Inter -  Faiths  Dialogue



Interreligious dialogue : Classics > Returning to the Source

Onelittleangel > Classics > Returning to the Source
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S entient beings wish to return to their origin where their nature will be in perfect unity.




Buddhism 4305 | 







M y soul shall declare to Thee that Thou art her Maker,
And shall testify that Thou art her creator, 0 Lord.
At Thy word, "Be, 0 soul," she took on existence,
And from Thy Emptiness Thou didst draw her forth as light from the eye.
It was Thee who didst breathe in her life; I shall proclaim and affirm this with uplifted hands.
And therefore she shall pour out her thanks and give witness that she was bidden to do so by Thee.
While yet in the body, she serves Thee as a handmaid;
And on that day when she returns to the land from whence she came,
In Thee will she dwell, for in Thee is her being.
Whether she sits or rises, Thou art with her the same.
She was Thine before she was born and breathing;
She was nourished by Thee with wisdom and knowledge,
And it is to Thee she looks for her guidance and sustenance,
Grateful to Thee for her water and bread.
She looks only to Thee, and hopes only for Thee.





Judaism 3774 | 
The Royal Crown; Zangwill, 1923, 1974; pp. 3-5 







T he world, too, is a god, image of a greater God. United to Him and performing the order and will of the Father, it is the totality of life. There is nothing in it, through all the duration of the cyclic return willed by the Father, which is not alive. The Father has willed that the world should be living so long as it keeps its cohesion; hence the world is necessarily God.




Christianity / Gnostics 3651 | 
Poimander, 1.12, based on translation by Yates, F., 1964, pp. 33-34 







T his ordered universe, which is the same for all, was not created by any one of the gods or by man, but always was, is, and shall be, an ever-living Flame that is first kindled and then quenched in turn. [The universe bursts forth and then is reabsorbed, yet its Source is ever-living, like a Sun that never sets] and who can hide from that which never sets? [That eternal Intelligence in man] is forever beyond change;




Philosophy 3630 | 
Adapted from fragments of Heraclitus found in Freeman, K., 1962; pp. 24-34. Fragment nbr. 30, 16, 34a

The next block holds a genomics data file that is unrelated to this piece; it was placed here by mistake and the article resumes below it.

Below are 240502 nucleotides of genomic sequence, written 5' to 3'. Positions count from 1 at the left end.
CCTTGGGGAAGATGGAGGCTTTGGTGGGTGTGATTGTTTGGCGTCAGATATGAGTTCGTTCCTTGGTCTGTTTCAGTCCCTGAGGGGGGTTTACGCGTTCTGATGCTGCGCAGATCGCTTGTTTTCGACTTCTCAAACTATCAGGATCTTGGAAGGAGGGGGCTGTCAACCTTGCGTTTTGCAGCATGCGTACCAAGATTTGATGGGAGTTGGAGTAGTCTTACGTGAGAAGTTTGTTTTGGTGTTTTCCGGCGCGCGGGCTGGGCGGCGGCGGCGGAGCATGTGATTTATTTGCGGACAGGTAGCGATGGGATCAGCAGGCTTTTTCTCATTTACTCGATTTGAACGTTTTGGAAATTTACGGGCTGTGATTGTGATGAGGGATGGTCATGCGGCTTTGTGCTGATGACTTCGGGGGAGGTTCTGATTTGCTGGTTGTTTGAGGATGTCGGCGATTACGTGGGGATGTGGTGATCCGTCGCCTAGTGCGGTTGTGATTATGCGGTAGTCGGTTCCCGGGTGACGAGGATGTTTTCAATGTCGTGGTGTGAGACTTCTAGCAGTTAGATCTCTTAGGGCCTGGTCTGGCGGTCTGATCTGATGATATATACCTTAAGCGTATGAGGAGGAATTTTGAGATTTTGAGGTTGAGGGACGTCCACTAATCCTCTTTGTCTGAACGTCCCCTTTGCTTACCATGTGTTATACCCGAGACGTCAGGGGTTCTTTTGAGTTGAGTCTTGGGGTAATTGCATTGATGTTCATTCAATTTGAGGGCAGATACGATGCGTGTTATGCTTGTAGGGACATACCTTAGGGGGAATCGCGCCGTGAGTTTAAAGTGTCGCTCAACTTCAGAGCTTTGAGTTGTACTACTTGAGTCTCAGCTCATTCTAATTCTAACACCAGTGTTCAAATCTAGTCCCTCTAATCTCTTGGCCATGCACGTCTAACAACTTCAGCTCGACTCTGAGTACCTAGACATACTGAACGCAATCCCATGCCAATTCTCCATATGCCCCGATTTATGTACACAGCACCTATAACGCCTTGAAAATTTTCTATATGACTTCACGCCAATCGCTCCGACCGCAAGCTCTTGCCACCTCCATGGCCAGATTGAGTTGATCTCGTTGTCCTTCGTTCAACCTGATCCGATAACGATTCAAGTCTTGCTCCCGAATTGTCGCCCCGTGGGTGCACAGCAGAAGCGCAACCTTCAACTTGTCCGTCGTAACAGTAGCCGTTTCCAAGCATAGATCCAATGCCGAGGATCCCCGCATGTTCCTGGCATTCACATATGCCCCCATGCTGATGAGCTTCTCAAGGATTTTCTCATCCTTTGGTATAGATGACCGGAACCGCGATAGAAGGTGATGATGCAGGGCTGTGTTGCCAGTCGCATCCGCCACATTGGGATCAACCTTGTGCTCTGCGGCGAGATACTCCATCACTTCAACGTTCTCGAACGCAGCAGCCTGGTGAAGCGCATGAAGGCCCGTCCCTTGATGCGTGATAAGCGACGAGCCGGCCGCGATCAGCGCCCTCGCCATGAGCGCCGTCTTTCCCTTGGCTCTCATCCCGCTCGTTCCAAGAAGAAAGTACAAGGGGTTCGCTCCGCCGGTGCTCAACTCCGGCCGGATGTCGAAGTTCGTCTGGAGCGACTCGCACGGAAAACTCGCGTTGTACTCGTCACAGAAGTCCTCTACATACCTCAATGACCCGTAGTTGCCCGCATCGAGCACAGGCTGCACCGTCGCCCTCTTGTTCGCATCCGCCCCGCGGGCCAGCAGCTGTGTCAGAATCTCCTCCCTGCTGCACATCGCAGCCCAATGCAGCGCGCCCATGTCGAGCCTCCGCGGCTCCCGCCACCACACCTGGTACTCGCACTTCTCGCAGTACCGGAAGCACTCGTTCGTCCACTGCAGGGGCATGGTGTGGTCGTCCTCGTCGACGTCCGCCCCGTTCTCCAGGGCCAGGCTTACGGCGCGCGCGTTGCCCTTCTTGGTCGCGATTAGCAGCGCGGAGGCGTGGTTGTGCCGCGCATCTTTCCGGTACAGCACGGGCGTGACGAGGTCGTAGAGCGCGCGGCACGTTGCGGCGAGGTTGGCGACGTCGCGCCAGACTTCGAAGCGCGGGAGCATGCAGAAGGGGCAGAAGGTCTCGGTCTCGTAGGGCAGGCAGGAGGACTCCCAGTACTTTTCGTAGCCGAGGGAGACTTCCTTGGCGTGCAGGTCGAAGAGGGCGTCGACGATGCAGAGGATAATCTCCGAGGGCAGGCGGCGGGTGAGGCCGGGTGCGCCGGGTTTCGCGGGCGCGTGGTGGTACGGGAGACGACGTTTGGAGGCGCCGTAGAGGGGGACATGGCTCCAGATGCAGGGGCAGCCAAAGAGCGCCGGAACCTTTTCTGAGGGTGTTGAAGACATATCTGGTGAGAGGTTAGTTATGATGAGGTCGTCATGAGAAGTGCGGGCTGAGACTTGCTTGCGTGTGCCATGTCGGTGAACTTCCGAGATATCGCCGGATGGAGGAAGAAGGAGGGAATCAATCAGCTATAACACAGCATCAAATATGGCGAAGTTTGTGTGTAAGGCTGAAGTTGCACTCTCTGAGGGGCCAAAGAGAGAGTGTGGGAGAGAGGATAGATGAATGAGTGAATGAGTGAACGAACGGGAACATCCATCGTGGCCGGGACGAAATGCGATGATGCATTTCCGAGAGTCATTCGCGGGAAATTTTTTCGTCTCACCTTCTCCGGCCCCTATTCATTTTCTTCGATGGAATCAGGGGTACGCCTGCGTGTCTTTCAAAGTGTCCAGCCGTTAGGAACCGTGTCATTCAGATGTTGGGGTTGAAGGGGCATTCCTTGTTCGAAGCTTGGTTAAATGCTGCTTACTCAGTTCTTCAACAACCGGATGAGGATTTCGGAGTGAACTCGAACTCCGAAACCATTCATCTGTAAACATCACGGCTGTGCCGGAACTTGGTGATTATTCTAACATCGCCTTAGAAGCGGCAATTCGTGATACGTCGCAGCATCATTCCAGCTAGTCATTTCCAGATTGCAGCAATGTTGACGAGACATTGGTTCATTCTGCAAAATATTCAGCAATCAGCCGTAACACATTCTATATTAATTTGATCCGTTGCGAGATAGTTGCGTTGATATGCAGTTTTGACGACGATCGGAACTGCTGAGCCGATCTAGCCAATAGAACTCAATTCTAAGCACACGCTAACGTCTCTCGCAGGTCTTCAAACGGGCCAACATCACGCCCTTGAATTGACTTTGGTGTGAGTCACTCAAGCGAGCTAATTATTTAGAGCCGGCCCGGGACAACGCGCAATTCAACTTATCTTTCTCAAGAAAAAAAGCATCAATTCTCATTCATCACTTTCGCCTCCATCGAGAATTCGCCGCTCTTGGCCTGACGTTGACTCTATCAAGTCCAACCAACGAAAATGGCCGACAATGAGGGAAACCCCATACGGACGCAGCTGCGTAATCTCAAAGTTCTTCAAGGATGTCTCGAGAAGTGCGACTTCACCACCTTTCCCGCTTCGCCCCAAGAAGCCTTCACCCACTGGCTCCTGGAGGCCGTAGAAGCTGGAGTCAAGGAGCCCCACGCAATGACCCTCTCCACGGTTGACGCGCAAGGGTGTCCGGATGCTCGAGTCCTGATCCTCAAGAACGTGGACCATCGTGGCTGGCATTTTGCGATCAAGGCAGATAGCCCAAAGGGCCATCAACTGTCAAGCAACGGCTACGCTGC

Y ou could not in your travels find the source or destination of the soul, so deeply hidden is the Logos.
[But] I searched for It [and found It] within myself.
That hidden Unity is beyond what is visible.
All men have this capacity of knowing themselves, [for] the soul has the Logos within it, which can be known when the soul is evolved.
What is within us remains the same eternally;
It is the same in life and death, waking and sleeping, youth and old age; for, It has become this world, and the world must return to It.





Philosophy 3627 | 
Adapted from fragments of Heraclitus found in Freeman, K., 1962; pp. 24-34. Fragment nbr. 45, 101, 54, 116, 115,88 







A t the end of the 'night' of time, all things return to My Prakrti; and when the new 'day' of time begins, I bring them again into manifestation.

Thus, through My Prakrti, I bring forth all creation, and all these worlds revolve in the cycle of time. But I am not bound by this vast display of creation; I exist alone, watching the drama of this play. I watch, while Prakrti brings forth all that moves and moves not; thus the worlds go on revolving. But the fools of the world know Me not; ... they know not the supreme Spirit, the infinite God of all.

Still, there are a few great souls who know Me, and who take refuge in Me. They love Me with a single love, knowing that I am the Source of all.

They praise Me with devotion; ... their spirit is one with Me, and they worship Me with their love. They worship Me, and work for Me, surrendering themselves in My vision. They worship Me as the One and the many, knowing that all is contained in Me.





Hinduism 3611 | 
9:7-15; based on Mascaro, Juan, 1962 







B ehold the glory of God in the universe and all that lives and moves on earth. Leaving the transient, find joy in the Eternal.




Hinduism 3602 | 
Isha Upanishad, I.1 







I ndeed, such is the plan of divine love that its purpose is always to draw back to itself that which it loves; it draws everyone out of themselves and out of all created reality, and totally into the uncreated.




Christianity / Catholicism 3447 | 
Complete Works. Mahwah, New Jersey: Paulist Press, 1993, p. 292